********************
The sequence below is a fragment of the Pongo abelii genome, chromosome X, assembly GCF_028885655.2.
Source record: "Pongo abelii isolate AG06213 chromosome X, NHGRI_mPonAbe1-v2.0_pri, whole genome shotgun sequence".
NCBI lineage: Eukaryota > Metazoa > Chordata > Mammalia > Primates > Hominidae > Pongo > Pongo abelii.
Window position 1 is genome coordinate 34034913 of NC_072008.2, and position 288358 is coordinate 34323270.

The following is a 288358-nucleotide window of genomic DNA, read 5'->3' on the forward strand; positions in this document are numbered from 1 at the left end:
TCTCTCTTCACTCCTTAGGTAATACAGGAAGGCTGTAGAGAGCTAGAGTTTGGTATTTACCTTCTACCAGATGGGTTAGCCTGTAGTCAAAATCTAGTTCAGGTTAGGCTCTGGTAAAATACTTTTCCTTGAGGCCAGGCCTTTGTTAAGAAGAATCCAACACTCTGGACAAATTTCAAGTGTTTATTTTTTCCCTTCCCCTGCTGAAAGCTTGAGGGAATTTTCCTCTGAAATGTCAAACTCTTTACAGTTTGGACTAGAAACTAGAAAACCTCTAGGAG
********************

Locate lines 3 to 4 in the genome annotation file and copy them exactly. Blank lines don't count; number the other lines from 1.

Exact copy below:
NCBI lineage: Eukaryota > Metazoa > Chordata > Mammalia > Primates > Hominidae > Pongo > Pongo abelii.
Window position 1 is genome coordinate 34034913 of NC_072008.2, and position 288358 is coordinate 34323270.